Playing patience in the evening. Grete taught me a new type called somethingoranother Bahnhof. Most interesting, though admittedly it is rather long.
|Friday, 3 January 1964||Hannover|
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Once again Grete woke me up with a letter, this time from Dad - his first for about 5 weeks. He must be overworking himself terribly. Told an interesting story about learning to play golf, and managing to get a lump of mud into Mum's hairdo.
Also quite a bit about the flute. Then, on the same paper, another letter from everybody, after my cable arrived, and also my 2nd letter. Mum let it remain as it was, but Dad raised the limit to 600 DM, but to try to keep down, as it would rather strain his resources. Bev seems to have enjoyed herself at a malay wedding. Wrote me a line or two about it. "Bye, I'll write soon”, And her next letter contains much the same sort of thing.
Grete, in her usual manner, kept nattering about money, Herr Ebeling, Hamburg, and not being able to take it away, giving a 5-minute lecture on each subject. It is slowly, but surely, driving me mad, and when I told her so, all she said was „Aber wenn ich nur einmal sagte [and sagte it is, too.], würdest du nicht verstehen“. Even when I said I would, she did not believe me.
Herr Ebeling was a clarinettist in some ensemble in Hannover (opera, maybe). He was also a patient of Ursula, who was a dentist, and he was instrumental in getting the flute that I ultimately bought.
Breakfast was with cold coffee, which tastes like nothing on earth. [except cold coffee]. During it, I decided that Grete's bark was worse than her bite.
She went to her 3rd funeral since I have been here today. While she was away, Friede told me what I had already guessed - that she has a bad temper, but soon cools down.
After that, she got lunch for us - bangers (Deutsch style) and mash (supposed to be deutsch, but you've got to admit that spud mash is universal.) although she had no bangers. Said they were too small to worry about.
After lunch, played a few games of patience, in actual fact trying to work out how to cheat at it, and after that did a bit of recorder practice. Friede offered to get me tea, but I did not want to put her to any more trouble, and so refused. After a while, however, went in and had a glass of Cinzano instead. Then started working on my clarinet reeds. The numbers seem to have dwindled enormously, although I left 1 box (of 24) at Netherton.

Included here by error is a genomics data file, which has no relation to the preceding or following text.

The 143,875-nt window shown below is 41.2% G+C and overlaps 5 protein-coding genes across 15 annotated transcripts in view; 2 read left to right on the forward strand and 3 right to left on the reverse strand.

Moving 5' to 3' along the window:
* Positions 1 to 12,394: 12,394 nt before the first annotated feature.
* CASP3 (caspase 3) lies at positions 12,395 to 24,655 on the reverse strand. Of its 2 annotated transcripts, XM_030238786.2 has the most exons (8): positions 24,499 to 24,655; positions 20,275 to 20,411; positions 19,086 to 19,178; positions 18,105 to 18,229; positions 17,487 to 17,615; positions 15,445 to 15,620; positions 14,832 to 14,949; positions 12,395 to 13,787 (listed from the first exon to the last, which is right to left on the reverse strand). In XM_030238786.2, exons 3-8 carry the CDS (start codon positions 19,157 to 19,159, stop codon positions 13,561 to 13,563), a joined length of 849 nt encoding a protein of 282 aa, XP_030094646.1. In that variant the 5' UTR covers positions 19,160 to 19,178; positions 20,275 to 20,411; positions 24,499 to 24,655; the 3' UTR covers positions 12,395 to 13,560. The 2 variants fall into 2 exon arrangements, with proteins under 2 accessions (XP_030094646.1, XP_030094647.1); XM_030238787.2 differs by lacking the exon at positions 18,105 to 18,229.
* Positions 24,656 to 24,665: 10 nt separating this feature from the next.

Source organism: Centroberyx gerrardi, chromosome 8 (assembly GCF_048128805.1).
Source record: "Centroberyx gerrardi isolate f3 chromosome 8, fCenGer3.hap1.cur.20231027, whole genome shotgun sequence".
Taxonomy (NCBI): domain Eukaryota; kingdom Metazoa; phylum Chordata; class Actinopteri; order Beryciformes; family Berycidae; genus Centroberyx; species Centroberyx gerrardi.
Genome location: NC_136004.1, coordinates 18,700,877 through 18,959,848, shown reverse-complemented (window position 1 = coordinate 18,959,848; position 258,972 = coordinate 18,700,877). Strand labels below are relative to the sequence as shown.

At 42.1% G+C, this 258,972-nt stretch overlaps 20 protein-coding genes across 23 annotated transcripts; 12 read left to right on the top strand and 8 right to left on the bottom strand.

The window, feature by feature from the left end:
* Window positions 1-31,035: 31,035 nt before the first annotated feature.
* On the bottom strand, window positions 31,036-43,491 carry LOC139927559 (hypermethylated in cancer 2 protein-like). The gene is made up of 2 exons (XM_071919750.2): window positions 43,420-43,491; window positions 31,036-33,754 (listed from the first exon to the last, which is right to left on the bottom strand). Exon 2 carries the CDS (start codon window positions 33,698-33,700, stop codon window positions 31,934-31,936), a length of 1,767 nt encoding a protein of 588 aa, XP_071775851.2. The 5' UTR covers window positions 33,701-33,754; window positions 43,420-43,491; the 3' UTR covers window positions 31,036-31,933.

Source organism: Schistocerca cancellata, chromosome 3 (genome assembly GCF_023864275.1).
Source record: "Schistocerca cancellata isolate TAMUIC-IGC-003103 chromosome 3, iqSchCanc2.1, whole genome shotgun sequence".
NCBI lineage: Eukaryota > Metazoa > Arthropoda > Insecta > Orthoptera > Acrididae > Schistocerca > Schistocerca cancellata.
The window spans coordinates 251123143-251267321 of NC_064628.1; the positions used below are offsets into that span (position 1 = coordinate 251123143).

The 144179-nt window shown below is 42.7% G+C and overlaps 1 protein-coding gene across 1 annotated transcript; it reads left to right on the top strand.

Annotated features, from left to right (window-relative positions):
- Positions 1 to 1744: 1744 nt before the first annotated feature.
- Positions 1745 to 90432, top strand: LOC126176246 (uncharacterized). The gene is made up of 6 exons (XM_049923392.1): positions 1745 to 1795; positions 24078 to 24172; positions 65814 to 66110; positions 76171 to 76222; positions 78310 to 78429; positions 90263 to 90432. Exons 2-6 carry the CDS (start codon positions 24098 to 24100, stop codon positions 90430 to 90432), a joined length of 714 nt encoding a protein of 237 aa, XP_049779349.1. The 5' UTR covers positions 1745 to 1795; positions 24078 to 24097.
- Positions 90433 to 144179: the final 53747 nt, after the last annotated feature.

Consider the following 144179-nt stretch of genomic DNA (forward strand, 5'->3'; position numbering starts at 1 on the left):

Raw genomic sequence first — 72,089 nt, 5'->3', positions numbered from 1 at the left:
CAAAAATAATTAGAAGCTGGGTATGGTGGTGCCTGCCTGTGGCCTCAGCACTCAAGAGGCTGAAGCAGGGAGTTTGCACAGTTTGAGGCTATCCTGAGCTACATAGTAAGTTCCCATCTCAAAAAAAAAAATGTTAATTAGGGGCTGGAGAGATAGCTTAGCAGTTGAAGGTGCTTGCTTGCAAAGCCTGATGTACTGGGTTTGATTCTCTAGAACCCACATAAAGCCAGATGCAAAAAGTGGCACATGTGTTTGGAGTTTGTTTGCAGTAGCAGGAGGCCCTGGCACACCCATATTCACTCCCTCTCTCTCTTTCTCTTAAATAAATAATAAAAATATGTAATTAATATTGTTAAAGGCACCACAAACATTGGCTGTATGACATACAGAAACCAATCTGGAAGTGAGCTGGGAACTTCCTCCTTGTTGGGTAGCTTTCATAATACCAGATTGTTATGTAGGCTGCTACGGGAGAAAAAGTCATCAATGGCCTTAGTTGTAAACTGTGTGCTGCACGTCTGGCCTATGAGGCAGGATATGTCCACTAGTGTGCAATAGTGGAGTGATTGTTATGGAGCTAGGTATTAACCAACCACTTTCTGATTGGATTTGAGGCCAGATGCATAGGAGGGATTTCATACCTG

Annette came back soon after that, and quickly made her presence unknown. When I saw her again, she was in the kitchen getting my supper for me, and had changed into her pajamas. I hope she's not out for me.
Grete came back from her funeral at about 2050 hrs, and appeared to have had a whale of a time. Had yet another row with her. She wants me to get the money first, contrary to Dads wishes.
Reading between the lines, it seems that my father either wanted Grete to advance the money, or get the flute on invoice and pay later. Neither goes down well in Germany.
|Saturday, 4 January 1964||Hannover|
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Annette woke me up at 0650 this morning trying to find some knives and forks, and making one hell of a row in so doing.
Then she turn the lights on right, left, and (especially) centre. To make sure I was thoroughly roused, the door bell went at 0700 hrs. The nocturnal habits some people have. At least, though, she had the decency to offer me some tea, and a good brew it was, too.
Then I went back to sleep to be woken by Grete, who suggested that I stay by Else Dietrichs for a few days while in Hamburg, and wait until Dad sent the money.
Then back to sleep again. Woken by Grete again to tell me to hurry up before my bath got cold. Got up with remarkable speed, and straight into my bath. At least it was not as hot as on Sunday. I was still more or less conscious when I got out.
Then got dressed, and discovered no other shirt to change into. I must protest. Then started to do a bit or recorder practice and got round to the Baßblockflöte, and did quite a bit of practice on it.
During this time, Annette came back with a friend of hers who bears a strange resemblance to Rees E.S., poor girl. Name is Heide. Her husband, who reminded me of one of last years Meynell [school “house”] narks [prefect], came a little later.
Lunch was unusual - never tasted either of the dishes before. Not unpleasant, though.
Tried once again to polish up my baß recorder after lunch, without much success. However, I did get the rings around the top and bottom joints into a bit better condition.
Spent a lot of time after that working out how to arrange “O Musica” which requires a great baß recorder. Must get one, now that I have an excuse to use it.